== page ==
If you have more than one computer, a KVM (Keyboard/Video/Mouse) is an essential device, allowing you to instantly switch between computers from a single display and keyboard/mouse setup. Unfortunately, a lot of consumer-grade KVMs haven’t kept up with current technology. Walk into your local computer superstore and you’ll find lots of VGA switchers, but rarely DVI switchers needed for today’s digital displays. The few inexpensive DVI switchers available often don’t support the higher resolutions of modern, large-sized flat displays.

Gefen’s ex.tend.it 2×1 DVI KVM switcher is a rare exception, and its design and reliability could make it the only KVM you should ever consider. At US$199, it’s a product that’s finally in the reach of the average computer user. I’ve been testing it rigorously here on a Mac/PC setup, and I like what I see.

Making the Connection

Gefen is a respected brand in high-end A/V and computer switcher, matrix, and router products. Usually these kind of products are priced well out of reach of the average consumer; thankfully, Gefen has pitched its 2×1 KVM at just that market. At US$199, the KVM is extremely price-competitive with lower-end competitors, especially given that all the cables are included in the box:

  1. Two 6-foot DVI cables
  2. Two 6-foot USB cables
  3. Two minijack audio cables

Those cables were all I needed to connect my test setup:

  1. Apple 23″ Cinema Display, 1920 x 1200 resolution and DVI-only input
  2. Apple Power Mac G5 Dual-2.7 system with ATI Radeon 9650 video card
  3. Custom Shuttle XPC mini-PC with NVIDIA 7600 GT video card (as seen previously being built on this site)
  4. Microsoft Natural Ergonomic Keyboard 4000
  5. Microsoft Wireless IntelliMouse Explorer 2.0
  6. Belkin USB 2.0 hub with various USB devices attached

Video: This model supports only up to a 1920 x 1200 (or 1080p and slightly above) resolution, not the higher resolution used by ultra-big displays like the Apple 30″ Cinema Display, but it was fine for my 23″ display.

Note that you don’t have to have two desktop computers, as I do, to make a KVM setup useful. As long as your laptop supports DVI output (as all recent Mac laptops and some PCs do), you can use the KVM to switch between your laptop and desktop machine.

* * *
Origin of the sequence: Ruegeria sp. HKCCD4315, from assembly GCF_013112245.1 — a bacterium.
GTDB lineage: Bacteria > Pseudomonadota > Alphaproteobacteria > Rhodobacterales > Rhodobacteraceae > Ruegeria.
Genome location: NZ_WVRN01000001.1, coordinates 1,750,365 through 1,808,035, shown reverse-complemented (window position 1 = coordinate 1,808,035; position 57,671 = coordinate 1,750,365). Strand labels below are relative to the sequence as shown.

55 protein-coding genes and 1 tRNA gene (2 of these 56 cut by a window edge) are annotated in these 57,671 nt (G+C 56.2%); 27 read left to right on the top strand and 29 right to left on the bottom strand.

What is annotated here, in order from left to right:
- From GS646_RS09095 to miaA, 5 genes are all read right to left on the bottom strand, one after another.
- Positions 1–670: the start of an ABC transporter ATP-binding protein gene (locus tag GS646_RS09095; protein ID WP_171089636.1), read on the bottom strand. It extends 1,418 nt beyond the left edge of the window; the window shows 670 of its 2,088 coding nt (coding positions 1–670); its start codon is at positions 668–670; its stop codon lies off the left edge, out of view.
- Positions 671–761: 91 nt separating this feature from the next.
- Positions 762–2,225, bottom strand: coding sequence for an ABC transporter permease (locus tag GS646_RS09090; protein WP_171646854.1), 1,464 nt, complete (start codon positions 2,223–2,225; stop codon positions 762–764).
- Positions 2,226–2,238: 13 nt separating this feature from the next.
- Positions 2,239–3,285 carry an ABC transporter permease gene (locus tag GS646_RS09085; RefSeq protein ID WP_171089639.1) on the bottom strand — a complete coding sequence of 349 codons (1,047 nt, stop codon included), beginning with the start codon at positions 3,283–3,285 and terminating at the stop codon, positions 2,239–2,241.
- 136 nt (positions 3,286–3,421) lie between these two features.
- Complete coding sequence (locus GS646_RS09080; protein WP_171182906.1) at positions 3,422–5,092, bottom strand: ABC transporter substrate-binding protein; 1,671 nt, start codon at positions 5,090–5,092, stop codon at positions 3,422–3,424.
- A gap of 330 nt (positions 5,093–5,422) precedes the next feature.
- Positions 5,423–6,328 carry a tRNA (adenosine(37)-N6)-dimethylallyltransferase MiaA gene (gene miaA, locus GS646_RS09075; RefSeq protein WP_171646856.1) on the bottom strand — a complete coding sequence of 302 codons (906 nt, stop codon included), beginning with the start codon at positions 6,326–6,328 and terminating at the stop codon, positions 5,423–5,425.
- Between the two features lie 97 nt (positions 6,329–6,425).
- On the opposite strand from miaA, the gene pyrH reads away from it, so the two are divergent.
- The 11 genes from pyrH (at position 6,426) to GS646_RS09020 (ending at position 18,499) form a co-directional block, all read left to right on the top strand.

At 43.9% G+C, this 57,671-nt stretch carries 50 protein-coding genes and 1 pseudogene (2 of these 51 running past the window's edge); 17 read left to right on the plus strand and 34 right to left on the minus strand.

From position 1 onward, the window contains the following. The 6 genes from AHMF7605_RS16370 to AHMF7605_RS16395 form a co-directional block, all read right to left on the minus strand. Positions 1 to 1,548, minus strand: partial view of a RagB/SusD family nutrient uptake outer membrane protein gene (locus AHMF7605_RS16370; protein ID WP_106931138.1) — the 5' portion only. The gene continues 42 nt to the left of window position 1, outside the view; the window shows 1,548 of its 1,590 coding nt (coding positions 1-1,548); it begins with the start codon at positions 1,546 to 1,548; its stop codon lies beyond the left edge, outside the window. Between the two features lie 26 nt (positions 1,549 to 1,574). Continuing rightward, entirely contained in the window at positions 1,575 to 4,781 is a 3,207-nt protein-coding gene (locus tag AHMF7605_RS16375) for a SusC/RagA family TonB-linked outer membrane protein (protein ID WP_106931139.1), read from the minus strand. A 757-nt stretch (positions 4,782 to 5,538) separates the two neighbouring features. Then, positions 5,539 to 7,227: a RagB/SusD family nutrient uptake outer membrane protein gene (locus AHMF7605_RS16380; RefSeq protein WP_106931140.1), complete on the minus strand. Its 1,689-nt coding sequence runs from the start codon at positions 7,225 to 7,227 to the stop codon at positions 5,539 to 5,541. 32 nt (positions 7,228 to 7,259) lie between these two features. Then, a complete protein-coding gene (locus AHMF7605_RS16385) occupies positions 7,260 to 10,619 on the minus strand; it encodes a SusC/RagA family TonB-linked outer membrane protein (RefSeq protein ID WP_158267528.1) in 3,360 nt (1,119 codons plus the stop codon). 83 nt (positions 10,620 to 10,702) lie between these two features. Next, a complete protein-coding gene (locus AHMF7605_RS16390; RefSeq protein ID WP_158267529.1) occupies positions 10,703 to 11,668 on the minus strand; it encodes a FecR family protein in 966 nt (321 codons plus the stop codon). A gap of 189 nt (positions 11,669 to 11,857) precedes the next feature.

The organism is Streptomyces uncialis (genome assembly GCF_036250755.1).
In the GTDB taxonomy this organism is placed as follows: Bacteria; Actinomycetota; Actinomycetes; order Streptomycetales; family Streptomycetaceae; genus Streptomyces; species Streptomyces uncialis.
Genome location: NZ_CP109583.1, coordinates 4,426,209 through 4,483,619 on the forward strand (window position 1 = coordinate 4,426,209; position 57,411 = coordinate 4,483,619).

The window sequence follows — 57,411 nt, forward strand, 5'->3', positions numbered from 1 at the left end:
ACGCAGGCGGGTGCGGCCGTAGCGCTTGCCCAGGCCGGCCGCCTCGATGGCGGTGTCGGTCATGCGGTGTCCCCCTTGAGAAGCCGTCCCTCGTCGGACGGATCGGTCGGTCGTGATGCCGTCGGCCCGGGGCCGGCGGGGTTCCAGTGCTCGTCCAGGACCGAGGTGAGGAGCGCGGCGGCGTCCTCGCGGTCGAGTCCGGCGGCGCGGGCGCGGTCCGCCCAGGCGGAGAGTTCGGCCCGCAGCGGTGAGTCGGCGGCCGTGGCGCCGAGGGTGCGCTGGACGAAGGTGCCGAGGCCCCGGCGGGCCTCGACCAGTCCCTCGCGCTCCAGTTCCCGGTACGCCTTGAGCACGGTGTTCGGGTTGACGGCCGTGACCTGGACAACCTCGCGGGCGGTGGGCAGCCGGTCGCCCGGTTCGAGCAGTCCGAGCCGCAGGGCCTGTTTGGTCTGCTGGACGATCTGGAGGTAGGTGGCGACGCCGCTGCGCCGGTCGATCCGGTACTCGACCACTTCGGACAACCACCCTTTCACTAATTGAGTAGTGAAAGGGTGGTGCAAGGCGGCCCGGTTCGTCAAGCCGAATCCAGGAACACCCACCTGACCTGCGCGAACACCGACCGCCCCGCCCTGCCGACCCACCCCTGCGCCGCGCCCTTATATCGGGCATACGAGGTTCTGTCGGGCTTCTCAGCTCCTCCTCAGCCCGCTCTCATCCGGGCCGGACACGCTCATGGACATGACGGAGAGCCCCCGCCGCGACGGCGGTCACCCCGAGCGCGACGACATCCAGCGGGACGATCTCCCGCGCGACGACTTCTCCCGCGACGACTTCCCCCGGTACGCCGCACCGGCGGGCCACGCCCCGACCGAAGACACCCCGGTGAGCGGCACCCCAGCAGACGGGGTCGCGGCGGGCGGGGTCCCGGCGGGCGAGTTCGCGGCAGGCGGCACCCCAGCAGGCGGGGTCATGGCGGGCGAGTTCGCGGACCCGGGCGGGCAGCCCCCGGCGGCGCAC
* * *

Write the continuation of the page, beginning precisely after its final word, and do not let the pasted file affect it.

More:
USB:Anything plugged into the hub will now be accessible by both machines.

Audio: I chose not to connect audio, because like most musicians I connect my setup to a mixer first and I use external audio hardware, not the internal audio outputs on the computer. The audio switching works, though, should you need it.

Setup and Use

Gefen’s KVM is simple: press a mechanical button on the faceplate of the unit and switch USB, DVI, and audio from one computer to the other.

First, though, let’s talk caveats. Computers and displays are built with the assumption that the display is always plugged into the computer sans switcher, so there are two important factors to remember — both of which I intelligently forgot or ignored as I began testing:

1. Let each machine boot up entirely before switching. Your computer typically needs to be actively connected to the display to recognize it. (I found this was especially true on the PC.) Boot up the first computer with the KVM switched on, then switch to the other computer and boot it up. Wake from sleep generally works fine once you’ve done this, so this is only an issue at initial boot or reboot.

2. You’ll need to make an adjustment to your DVI cable before use with a Mac. Apple in their infinite wisdom breaks with the DVI specification in the way the hot detect pin is set on the DVI cable itself, as detailed in a Gefen FAQ. Pin 16 is set to “low” on Apple computers; it should be “high” according to the DVI spec. Sure enough, without making the modification my Mac would sometimes spontaneously shut down during switching. Users have also reported other symptoms, like intermittent blinking.